“Now, I’m not what you’d consider a gangsta dude,” he says. “But I’m still born and raised in D.C. And I’m not no sucka. And I’m angry. And I’m not thinking. So my mentality was, ‘You know what? I’m going down there and confront this nigga.’ And my boys was like, ‘Aiight, we comin’ over to your house. And we’re gonna get ready. And we’re gonna go down there.’ Of course, they were thinking more rationally than I was. And their intention was to basically get me as fucked up as possible so that I don’t go anywhere. And they did.”CP

Listen to the local “Why” at washingtoncitypaper.com

Artistic Differences “Why” vs. “Why”: Varied takes on the same subjects



Jadakiss: “Why is Jadakiss as hard as it gets?”

Marcus G: “Why I continuously shell out the great brown sausage?”



Jadakiss: “Why do niggas push pounds and powder?/…And why do niggas lie in eighty-five percent of they rhymes?/Why a nigga always want what he can’t have?/…Why all the young niggas is dying?”

Marcus G: “Why um still black as ever matta fact I feel blacker.”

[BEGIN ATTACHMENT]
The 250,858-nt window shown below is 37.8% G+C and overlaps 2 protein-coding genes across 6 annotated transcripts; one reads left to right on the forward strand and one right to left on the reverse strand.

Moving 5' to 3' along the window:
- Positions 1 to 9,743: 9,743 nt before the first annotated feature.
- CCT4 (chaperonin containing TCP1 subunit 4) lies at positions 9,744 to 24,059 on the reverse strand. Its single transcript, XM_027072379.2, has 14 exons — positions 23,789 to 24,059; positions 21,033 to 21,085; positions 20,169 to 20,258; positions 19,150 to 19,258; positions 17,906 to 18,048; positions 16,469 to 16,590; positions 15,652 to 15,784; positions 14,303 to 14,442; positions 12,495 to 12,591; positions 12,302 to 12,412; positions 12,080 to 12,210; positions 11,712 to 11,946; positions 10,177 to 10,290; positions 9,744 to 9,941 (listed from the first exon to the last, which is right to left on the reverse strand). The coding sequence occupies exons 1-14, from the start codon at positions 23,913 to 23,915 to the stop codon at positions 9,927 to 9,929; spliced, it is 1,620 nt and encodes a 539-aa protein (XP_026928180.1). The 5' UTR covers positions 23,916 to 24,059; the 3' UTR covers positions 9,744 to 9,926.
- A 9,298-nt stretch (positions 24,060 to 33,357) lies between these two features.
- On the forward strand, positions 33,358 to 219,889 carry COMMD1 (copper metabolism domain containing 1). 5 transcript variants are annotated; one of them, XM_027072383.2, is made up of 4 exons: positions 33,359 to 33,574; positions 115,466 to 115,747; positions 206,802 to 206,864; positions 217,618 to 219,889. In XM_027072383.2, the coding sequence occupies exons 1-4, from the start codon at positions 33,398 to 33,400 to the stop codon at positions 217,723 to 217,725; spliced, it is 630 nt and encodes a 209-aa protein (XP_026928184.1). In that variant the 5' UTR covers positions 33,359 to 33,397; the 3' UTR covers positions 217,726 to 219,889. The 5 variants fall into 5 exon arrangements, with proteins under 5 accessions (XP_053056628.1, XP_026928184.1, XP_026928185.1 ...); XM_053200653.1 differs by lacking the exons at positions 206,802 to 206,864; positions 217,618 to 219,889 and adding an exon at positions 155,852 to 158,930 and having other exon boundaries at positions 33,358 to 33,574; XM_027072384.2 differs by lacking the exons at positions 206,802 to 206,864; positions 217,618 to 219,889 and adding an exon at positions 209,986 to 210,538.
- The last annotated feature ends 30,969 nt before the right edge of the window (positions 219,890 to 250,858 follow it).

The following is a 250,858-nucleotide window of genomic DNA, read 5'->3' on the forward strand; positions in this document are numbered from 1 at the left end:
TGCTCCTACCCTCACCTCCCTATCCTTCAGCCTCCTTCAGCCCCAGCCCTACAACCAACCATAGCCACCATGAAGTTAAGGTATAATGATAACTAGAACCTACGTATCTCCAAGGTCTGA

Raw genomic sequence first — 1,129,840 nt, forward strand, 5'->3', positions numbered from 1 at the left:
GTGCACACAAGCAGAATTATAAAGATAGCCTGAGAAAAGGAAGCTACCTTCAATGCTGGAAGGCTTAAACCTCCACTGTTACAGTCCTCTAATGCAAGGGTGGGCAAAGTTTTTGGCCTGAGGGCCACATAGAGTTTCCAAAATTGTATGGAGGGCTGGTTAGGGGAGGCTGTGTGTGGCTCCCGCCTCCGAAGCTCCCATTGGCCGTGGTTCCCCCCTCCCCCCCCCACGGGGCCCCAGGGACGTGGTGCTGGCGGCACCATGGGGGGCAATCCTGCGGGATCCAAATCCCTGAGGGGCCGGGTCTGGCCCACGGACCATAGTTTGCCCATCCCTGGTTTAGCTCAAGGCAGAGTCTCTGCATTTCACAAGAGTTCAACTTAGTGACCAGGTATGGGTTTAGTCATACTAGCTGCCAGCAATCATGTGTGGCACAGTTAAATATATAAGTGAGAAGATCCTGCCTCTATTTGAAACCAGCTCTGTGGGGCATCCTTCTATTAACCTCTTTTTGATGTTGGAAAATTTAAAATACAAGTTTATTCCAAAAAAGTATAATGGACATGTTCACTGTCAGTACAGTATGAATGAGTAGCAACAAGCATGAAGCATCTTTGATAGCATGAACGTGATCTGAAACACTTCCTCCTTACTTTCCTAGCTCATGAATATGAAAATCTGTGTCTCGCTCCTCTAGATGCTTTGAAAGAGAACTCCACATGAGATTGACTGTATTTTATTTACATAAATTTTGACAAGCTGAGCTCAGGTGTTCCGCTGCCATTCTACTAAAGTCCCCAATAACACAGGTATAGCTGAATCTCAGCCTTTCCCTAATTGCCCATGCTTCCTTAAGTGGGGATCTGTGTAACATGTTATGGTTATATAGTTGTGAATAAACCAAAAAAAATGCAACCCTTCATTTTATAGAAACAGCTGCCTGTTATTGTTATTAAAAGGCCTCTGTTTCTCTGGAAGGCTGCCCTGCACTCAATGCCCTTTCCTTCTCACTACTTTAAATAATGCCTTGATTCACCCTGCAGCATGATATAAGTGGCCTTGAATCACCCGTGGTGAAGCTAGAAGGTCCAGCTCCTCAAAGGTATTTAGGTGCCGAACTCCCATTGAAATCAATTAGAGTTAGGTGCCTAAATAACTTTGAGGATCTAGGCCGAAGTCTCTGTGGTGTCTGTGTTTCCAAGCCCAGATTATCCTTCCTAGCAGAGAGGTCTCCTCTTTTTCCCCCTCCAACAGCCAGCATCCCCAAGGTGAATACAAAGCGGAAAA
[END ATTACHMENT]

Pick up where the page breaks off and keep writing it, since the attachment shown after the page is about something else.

Items for “tobacco-use only”

Jadakiss: “…if you don’t smoke why the hell you reachin’ for my Dutch?”

Marcus G: “Why I got this Dutch prepared and um looking for the fire?”


Homeland security

Jadakiss: “Why did Bush knock down the towers?”

Marcus G: “Why I feel like the day before the Pentagon shook?”


Hometown insecurities

Jadakiss: “Why my buzz in L.A. ain’t like it is in New York?”

Marcus G: “Why my city never had no one truly come out?/Why we only D.C. not up north or down south?”


The recording industry

Jadakiss: “Why is the industry designed to keep the artist in debt?”

Marcus G: “Why the industry gonna get wrecked?”


The retail industry

Jadakiss: “Why sell in the stores what you can sell in the streets?”

Marcus G: “Why I should be in yah CD stores?”